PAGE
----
npressfetimg-82.png

Maggie Brown’s pickleball obsession began on a cruise ship about five years ago. 

Brown, cofounder of pickleball startup Recess, stumbled upon a court aboard the ship, and she and her three siblings taught themselves to play. Fast-forward to pandemic-era lockdowns, and Brown was playing pickleball with her siblings every day in what they deemed, fittingly, recess. 

“We ended up building a legit court: pouring cement, painting the lines, doing the whole thing,” Brown told Insider. “Then I went online to buy paddles and there was just nothing that really fit my aesthetic.”

Brown and her cofounder, Grace Moore, decided to launch their own company that offers stylish pickleball paddles, balls, and some apparel and accessories. About a year after launch, the Austin-based company’s gear is being stocked by Urban Outfitters, Anthropologie, Free People, and Nordstrom.

The success of Recess and other pickleball startups like it is the direct result of the sport’s soaring popularity in the US. Once considered a recreational pastime for tennis players trying to go easier on their joints, pickleball has become one of the nation’s fastest-growing sports, driven, in part, by the pandemic. And with the legions of new fans has come a demand for new gear — and the startups to supply it. 

4.8 million pickleball players nationwide

Disco Country Club’s pickleball paddles have a retro vibe.


Disco Country Club


For those who haven’t yet been bitten by the pickleball bug, it’s best described as a cross between tennis and ping pong. Like tennis, pickleball can be played as a singles or doubles game on a court with a net, albeit with a much smaller footprint than a tennis court. Like ping pong, the game is played with hard paddles and a hollow ball, although the ball is perforated, much like a Wiffle ball. 

Pickleball was invented in 1965 by a group of dads outside Seattle, and in the decades since, has become a pastime akin to badminton or bocce ball: easy to learn and low-impact. Those who want their own gear have typically turned to major sports-equipment brands like Franklin and Head, or companies that serve the pro space, like Selkirk.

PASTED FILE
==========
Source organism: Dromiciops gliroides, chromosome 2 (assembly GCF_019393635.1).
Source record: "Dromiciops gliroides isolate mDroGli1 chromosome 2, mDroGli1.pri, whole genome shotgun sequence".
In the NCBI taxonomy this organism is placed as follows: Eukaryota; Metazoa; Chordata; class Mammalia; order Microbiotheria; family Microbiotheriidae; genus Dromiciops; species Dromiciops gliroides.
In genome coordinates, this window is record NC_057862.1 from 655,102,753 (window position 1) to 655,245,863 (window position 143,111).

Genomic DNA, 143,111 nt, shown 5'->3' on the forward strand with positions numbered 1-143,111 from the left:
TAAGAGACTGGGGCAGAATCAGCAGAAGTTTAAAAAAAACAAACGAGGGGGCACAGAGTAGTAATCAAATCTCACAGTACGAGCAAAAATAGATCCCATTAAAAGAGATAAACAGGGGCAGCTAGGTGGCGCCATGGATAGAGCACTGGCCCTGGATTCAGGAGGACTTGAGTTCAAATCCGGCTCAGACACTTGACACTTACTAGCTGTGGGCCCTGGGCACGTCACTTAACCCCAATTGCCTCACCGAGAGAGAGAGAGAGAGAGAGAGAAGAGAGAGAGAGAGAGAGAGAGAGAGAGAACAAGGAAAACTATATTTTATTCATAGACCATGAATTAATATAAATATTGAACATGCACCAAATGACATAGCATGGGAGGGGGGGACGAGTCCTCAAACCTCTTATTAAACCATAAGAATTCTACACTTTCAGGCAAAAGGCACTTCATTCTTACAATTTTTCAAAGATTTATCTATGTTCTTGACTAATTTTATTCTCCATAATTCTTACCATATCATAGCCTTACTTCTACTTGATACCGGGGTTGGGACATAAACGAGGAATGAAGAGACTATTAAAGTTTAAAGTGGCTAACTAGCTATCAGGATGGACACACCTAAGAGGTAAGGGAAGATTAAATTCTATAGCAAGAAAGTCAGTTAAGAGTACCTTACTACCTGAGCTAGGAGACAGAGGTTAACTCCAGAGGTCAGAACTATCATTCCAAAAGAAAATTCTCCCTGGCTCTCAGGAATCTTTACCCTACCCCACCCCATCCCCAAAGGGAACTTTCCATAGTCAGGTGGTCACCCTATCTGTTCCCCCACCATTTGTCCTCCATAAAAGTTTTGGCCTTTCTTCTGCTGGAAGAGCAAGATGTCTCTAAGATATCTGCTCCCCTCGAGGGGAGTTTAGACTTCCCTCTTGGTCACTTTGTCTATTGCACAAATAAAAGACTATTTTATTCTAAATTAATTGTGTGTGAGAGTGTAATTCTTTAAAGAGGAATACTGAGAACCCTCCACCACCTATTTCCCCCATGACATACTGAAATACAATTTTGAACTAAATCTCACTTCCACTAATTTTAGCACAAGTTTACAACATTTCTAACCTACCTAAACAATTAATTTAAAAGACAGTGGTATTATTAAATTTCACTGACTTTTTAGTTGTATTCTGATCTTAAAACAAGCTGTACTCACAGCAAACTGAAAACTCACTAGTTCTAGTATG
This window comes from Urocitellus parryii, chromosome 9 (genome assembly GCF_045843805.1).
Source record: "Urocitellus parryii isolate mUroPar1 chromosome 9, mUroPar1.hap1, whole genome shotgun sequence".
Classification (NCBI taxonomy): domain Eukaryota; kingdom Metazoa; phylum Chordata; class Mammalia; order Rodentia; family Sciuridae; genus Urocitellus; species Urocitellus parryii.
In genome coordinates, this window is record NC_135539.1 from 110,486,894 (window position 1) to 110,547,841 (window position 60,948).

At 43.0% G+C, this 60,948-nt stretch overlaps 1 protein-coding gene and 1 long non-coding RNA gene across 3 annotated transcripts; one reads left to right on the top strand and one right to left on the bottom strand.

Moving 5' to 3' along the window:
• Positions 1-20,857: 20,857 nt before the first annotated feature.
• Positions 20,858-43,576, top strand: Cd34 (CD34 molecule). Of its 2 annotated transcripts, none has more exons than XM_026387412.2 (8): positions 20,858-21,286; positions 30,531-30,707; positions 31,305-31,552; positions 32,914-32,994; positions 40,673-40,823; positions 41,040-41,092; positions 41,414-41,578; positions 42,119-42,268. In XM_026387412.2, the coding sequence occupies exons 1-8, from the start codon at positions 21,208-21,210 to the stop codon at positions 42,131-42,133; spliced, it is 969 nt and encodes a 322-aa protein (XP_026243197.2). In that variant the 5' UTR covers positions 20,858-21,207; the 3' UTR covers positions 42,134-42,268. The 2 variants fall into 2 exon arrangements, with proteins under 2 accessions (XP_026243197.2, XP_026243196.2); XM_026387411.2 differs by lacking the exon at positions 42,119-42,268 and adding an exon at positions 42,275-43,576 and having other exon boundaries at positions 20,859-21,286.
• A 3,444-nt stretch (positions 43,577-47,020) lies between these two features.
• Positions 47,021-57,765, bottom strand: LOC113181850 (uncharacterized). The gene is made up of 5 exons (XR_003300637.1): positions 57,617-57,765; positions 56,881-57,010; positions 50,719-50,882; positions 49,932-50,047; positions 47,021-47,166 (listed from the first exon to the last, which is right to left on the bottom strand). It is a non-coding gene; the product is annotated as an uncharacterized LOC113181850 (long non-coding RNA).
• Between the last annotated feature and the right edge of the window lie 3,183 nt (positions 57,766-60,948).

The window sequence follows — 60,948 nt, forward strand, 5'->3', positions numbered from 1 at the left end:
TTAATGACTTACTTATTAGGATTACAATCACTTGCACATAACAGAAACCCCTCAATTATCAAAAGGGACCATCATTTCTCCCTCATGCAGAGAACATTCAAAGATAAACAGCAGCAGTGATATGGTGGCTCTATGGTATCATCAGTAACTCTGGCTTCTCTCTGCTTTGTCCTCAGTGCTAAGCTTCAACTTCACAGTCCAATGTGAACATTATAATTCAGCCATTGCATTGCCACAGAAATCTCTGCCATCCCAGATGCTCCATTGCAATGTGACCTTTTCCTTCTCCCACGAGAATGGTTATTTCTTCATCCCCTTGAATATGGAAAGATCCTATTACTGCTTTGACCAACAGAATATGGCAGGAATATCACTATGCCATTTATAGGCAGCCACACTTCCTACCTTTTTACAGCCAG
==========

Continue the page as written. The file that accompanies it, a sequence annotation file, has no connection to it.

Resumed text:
But over the past five years, pickleball has had a double-digit growth rate annually, according to data from the Sports & Fitness Industry Association, a trade group that represents the sporting goods industry. All told, there were 4.8 million pickleball players in the US as of 2021, the bulk of them between the ages of 18 and 34. According to SFIA data, the average age of people playing pickleball continues to drop: it was 41 in 2020, and 38.1 in 2021. 

“During shelter-in-place, we were all sort of living like the quasi-retired,” Alyssa Carroll, founder of Los Angeles-based pickleball brand Disco Country Club, told Insider. “People needed something that was outdoors. They wanted something social and active. So to me, I think that was a lot of the impetus for it catching on with younger people.”

Carroll, a longtime tennis player, started her company when, much like Brown from Recess, she couldn’t find many options for pickleball gear that fit her aesthetic. The company now sells retro-inspired paddles, balls, and carrying cases, with a set retailing for $115. 

And as for the company’s name, it, too, was born from the depths of the pandemic doldrums: Carroll said she started thinking about where she’d rather be and landed on a country club, but chill and cool, like …….

Source: https://www.businessinsider.com/pickleball-gear-startups-pandemic-popularity-recess-nettie-disco-country-club-2022-6

Leave a Reply

Your email address will not be published. Required fields are marked *